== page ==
Influences and references[edit]

Nunca's distinctive style is a dialogue between antique etching: a reference to the techniques used by the conquistadors to portray indigenous tribes and depict the New World, and local iconography with modern treatments.

This delicate manipulation of antique and contemporary references integrated to the use of graffiti writing, as well as the different manipulations applied on the wall: embossed, painted and carved, is his recognizable signature, it has inspired an entire generation of street artist.[5] His influence grew worldwide after being the youngest artist exhibited in a major show at the Tate Modern museum in London in 2008.[6]

Kelburn Castle graffiti by Nunca, Nina and Os Gêmeos

Nunca was described as "one of the rising stars of the São Paulo graffiti scene" in the 2005 book Graffiti Brazil [7] which devoted an entire chapter to his work, he has worked closely with other major figures on the São Paulo graffiti scene including Os Gêmeos (the artist twins Otavio and Gustavo Pandolfo) and Otavio Pandolfo's wife, Nina.[8]

Nunca mural in Frankfurt

Cultural impact[edit]

Having developed their reputation in São Paulo Nunca and the Pandolfos were invited to participate in a street-art exhibition at the Tate Modern Gallery in London that led to a significant re-evaluation of their work by their home city. Following the introduction by the Mayor of São Paulo Gilberto Kassab of the "Cidade Limpa" ("Clean City") law aimed at eliminating forms of visual pollution, including graffiti, an official clean-up campaign led to many images being lost and others damaged. A 680-meter mural painted by the Pandolfos, Nunca and Otavio Pandolfo's wife Nina on retaining walls along the 23 de Maio expressway was half-obliterated with gray paint despite having been officially approved. Recognition abroad of the significance of the artists' work stimulated a public discussion of what constituted art which led to the creation of a registry of street art to be preserved by the city of São Paulo.[8]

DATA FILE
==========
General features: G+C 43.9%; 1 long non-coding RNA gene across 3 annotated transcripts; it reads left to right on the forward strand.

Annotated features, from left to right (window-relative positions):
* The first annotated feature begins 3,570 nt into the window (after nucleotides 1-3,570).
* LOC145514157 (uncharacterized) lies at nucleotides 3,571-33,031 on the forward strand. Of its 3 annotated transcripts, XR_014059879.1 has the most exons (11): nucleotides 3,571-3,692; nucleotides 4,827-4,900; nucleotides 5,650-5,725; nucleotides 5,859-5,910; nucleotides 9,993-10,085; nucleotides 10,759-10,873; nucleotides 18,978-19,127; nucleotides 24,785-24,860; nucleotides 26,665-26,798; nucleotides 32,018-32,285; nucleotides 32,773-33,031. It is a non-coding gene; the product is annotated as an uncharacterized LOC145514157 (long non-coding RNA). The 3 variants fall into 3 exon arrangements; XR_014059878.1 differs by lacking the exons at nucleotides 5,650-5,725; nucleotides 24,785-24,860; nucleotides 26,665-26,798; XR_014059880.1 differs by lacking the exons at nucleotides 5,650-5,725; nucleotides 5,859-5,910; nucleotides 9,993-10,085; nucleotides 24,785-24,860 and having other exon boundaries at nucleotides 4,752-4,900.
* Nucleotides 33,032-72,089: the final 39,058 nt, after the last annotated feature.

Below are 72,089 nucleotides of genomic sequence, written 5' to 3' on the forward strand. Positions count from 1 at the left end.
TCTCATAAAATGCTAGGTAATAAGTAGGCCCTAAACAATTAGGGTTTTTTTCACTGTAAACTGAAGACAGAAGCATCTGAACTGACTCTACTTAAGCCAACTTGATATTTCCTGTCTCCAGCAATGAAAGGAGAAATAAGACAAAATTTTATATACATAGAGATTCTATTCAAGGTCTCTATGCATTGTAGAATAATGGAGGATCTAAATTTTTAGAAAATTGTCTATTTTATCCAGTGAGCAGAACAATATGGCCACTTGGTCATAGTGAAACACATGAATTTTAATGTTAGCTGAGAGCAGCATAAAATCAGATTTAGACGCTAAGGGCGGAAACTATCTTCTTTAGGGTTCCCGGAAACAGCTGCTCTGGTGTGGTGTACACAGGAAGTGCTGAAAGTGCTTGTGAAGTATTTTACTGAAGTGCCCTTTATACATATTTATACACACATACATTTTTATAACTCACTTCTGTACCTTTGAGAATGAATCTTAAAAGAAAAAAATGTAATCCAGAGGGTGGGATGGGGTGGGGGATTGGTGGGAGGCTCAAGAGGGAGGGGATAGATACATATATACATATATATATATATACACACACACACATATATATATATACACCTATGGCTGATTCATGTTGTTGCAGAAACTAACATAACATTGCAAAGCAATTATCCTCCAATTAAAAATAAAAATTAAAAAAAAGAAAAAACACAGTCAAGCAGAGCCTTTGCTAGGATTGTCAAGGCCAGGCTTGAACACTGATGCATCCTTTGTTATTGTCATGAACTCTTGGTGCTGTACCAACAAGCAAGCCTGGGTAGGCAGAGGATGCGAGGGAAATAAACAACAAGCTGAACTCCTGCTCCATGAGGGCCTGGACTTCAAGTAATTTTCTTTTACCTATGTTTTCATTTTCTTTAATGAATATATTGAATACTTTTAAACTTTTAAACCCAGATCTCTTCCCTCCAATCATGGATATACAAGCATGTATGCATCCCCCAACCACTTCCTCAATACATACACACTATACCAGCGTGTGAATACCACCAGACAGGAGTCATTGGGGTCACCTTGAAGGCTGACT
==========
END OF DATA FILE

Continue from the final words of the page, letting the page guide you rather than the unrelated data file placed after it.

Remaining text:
Exhibitions[edit]

Nunca has exhibited in Brazil at the Museum of Modern Art in São Paulo and around the world, notably in Greece at the AfroBrasil Museum[8][9][10] and in the UK at Tate Modern, the first major display of street art at a public museum in London; the brickwork of the Tate Modern's external walls was decorated with paintings 15 metres high by the artists featured in the exhibition, the Pandolfo twins and Nunca, Blu from Bologna, the Parisian artist JR, the New York collaborative group Faile and Sixeart from Barcelona.[8]